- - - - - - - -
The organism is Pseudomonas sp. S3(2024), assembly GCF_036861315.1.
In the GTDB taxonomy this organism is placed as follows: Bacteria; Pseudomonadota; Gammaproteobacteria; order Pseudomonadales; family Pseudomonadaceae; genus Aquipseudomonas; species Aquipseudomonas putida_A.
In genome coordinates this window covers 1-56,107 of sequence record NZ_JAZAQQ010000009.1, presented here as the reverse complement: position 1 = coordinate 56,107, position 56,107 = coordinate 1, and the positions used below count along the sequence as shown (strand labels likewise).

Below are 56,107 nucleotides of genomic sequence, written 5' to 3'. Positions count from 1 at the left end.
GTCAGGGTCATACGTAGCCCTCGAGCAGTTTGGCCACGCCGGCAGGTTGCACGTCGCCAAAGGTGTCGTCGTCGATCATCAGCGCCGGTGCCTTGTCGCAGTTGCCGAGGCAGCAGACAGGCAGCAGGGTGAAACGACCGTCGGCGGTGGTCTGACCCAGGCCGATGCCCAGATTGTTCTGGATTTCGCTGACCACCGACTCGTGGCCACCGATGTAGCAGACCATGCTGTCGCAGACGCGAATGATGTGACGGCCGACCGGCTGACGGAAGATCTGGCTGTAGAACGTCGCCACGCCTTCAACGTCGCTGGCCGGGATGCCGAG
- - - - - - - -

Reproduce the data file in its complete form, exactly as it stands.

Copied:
The organism is Pseudomonas sp. S3(2024), assembly GCF_036861315.1.
In the GTDB taxonomy this organism is placed as follows: Bacteria; Pseudomonadota; Gammaproteobacteria; order Pseudomonadales; family Pseudomonadaceae; genus Aquipseudomonas; species Aquipseudomonas putida_A.
In genome coordinates this window covers 1-56,107 of sequence record NZ_JAZAQQ010000009.1, presented here as the reverse complement: position 1 = coordinate 56,107, position 56,107 = coordinate 1, and the positions used below count along the sequence as shown (strand labels likewise).

Below are 56,107 nucleotides of genomic sequence, written 5' to 3'. Positions count from 1 at the left end.
GTCAGGGTCATACGTAGCCCTCGAGCAGTTTGGCCACGCCGGCAGGTTGCACGTCGCCAAAGGTGTCGTCGTCGATCATCAGCGCCGGTGCCTTGTCGCAGTTGCCGAGGCAGCAGACAGGCAGCAGGGTGAAACGACCGTCGGCGGTGGTCTGACCCAGGCCGATGCCCAGATTGTTCTGGATTTCGCTGACCACCGACTCGTGGCCACCGATGTAGCAGACCATGCTGTCGCAGACGCGAATGATGTGACGGCCGACCGGCTGACGGAAGATCTGGCTGTAGAACGTCGCCACGCCTTCAACGTCGCTGGCCGGGATGCCGAG